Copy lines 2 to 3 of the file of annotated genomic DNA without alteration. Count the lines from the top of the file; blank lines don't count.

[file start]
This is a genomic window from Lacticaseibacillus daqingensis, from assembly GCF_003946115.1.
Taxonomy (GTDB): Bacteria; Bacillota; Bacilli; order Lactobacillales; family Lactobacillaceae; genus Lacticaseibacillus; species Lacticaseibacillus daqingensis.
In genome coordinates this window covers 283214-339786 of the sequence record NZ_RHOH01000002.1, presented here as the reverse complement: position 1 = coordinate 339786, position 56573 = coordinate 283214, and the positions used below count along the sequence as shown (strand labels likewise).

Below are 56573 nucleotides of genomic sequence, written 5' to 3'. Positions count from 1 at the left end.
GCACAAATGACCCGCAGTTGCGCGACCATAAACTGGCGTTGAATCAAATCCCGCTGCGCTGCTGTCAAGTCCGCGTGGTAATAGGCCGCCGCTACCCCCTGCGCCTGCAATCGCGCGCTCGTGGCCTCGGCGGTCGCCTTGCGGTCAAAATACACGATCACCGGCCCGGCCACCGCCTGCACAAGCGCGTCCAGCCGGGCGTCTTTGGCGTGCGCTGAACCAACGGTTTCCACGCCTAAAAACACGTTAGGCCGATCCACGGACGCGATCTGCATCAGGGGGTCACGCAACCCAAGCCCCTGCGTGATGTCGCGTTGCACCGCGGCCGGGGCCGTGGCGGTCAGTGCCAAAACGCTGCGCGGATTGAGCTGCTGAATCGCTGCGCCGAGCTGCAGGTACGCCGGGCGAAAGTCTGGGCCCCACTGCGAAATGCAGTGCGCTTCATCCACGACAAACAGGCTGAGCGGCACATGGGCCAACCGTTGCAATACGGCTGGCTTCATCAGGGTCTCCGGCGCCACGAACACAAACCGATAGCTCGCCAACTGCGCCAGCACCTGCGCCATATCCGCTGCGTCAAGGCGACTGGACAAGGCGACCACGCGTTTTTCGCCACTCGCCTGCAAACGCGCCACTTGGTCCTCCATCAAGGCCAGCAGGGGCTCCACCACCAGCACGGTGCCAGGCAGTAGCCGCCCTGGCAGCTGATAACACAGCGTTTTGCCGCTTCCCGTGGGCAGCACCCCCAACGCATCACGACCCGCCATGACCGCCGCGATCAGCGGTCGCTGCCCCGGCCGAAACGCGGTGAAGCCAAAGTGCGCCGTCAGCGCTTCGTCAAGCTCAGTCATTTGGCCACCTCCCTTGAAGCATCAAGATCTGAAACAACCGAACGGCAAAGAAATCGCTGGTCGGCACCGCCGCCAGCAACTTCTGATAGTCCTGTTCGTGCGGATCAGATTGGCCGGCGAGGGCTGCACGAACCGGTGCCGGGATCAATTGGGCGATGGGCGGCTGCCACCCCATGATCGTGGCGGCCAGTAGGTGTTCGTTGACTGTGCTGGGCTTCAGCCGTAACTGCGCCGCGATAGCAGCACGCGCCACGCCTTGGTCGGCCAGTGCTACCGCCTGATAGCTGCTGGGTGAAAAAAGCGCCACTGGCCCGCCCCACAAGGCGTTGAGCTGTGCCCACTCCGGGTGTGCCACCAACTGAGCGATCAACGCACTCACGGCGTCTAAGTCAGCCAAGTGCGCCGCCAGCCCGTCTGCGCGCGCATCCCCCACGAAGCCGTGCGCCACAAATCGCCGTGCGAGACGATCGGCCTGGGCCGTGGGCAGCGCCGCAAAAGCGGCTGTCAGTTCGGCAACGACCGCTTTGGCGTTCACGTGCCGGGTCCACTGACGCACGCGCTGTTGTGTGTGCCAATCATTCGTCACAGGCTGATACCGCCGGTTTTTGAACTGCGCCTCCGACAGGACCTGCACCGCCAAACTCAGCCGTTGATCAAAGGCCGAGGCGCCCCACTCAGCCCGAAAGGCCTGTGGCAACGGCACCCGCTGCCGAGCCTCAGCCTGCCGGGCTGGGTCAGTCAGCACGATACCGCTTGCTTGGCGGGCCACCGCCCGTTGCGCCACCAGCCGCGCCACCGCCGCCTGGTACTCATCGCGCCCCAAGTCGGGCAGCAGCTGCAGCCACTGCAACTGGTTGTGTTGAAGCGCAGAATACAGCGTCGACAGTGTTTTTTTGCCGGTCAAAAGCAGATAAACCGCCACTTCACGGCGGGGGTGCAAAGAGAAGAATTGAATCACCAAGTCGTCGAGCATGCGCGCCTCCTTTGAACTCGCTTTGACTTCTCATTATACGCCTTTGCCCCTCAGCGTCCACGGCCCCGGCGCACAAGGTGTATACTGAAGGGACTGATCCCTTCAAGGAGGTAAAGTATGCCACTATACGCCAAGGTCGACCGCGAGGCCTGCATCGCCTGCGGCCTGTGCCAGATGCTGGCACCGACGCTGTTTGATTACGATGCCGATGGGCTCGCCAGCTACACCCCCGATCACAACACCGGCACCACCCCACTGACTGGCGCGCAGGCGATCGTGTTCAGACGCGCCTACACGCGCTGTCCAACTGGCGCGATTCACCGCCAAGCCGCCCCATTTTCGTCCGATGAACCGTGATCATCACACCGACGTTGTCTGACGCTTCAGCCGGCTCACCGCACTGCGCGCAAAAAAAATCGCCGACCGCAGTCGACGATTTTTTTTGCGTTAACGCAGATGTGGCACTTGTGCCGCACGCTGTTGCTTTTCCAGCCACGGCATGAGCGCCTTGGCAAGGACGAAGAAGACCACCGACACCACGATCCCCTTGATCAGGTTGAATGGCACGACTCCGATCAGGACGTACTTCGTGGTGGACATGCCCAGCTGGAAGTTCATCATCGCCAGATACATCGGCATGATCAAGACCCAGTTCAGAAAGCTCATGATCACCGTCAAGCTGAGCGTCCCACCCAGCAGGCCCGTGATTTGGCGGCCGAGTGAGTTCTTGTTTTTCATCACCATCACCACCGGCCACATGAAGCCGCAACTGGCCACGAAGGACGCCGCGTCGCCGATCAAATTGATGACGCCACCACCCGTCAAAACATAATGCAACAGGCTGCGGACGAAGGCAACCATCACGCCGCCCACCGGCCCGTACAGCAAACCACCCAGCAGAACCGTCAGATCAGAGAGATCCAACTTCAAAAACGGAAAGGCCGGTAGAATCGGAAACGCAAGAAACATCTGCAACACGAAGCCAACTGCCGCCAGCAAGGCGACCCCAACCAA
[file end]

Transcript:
Taxonomy (GTDB): Bacteria; Bacillota; Bacilli; order Lactobacillales; family Lactobacillaceae; genus Lacticaseibacillus; species Lacticaseibacillus daqingensis.
In genome coordinates this window covers 283214-339786 of the sequence record NZ_RHOH01000002.1, presented here as the reverse complement: position 1 = coordinate 339786, position 56573 = coordinate 283214, and the positions used below count along the sequence as shown (strand labels likewise).